Lydia Fletcher: Definitely science! Especially space science – I wanted to be an astronaut for a really long time, and I went to Space Camp when I was 10. Some of my favorite memories as a kid involved going to Johnson Space Center in Houston. I couldn’t get enough of the place! But at some point I got more interested in history and literature, and even though I was always excited by whatever NASA was doing, for a while I focused on other things.

Science Legos on a shelf in Lydia’s office.
Science Legos on a shelf in Lydia’s office.

Where did you study?

LF: I did my BA at the University of Texas at San Antonio and did a Master of Studies degree at the University of Oxford in the UK. Both of those were in English, and it wasn’t until I started working in libraries and got my MSIS here at UT that I realized that I could work with scientists as a librarian. And that I love it!

When did you join the UT Libraries, and what drew you to Texas?

LF: My three year anniversary with the UT Libraries will be on August 15! Some days it feels like I just got here, and other days it feels like I’ve been here forever. Texas is home for me – I’m from San Antonio – and UT is an exciting place to work. I love getting to interact with the researchers here, especially the folks at McDonald Observatory.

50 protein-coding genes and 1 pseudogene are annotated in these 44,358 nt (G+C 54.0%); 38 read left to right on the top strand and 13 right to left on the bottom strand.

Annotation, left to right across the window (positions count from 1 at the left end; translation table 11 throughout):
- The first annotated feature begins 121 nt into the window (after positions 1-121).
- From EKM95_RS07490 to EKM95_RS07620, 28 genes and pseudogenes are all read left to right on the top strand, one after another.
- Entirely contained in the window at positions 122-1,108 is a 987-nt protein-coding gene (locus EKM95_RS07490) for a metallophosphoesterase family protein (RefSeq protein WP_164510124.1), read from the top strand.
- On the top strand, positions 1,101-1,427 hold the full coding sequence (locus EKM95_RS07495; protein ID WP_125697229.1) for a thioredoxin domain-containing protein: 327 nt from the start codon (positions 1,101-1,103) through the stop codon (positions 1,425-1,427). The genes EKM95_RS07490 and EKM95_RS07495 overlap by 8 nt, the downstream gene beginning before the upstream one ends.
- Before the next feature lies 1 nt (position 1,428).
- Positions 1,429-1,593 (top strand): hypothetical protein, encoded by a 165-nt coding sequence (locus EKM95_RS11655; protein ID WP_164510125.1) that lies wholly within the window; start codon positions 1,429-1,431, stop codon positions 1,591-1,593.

Library at the McDonald Observatory.
Library at the McDonald Observatory.

Speaking of, you undertook a reorganization project for observatory a few years back. What did that entail, and what was the experience like?

LF: The folks out at McDonald Observatory wanted to make some improvements in the Otto Struve 82” Telescope (the original 1939 telescope) building ahead of their 80th anniversary this summer. The library collection had spilled out of the library into the hallways and they wanted me to help them clear those hallways. I got to spend a week at McDonald Observatory – which was amazing! – and at the end we identified materials to be brought back to Austin. I also helped them get former director Harlan Smith’s collection displayed more prominently and created a display collection of works by and about McDonald Observatory. It was a great collaboration and I’m very proud of how the library looks now.

Library at the McDonald Observatory.
Library at the McDonald Observatory.

What are your responsibilities?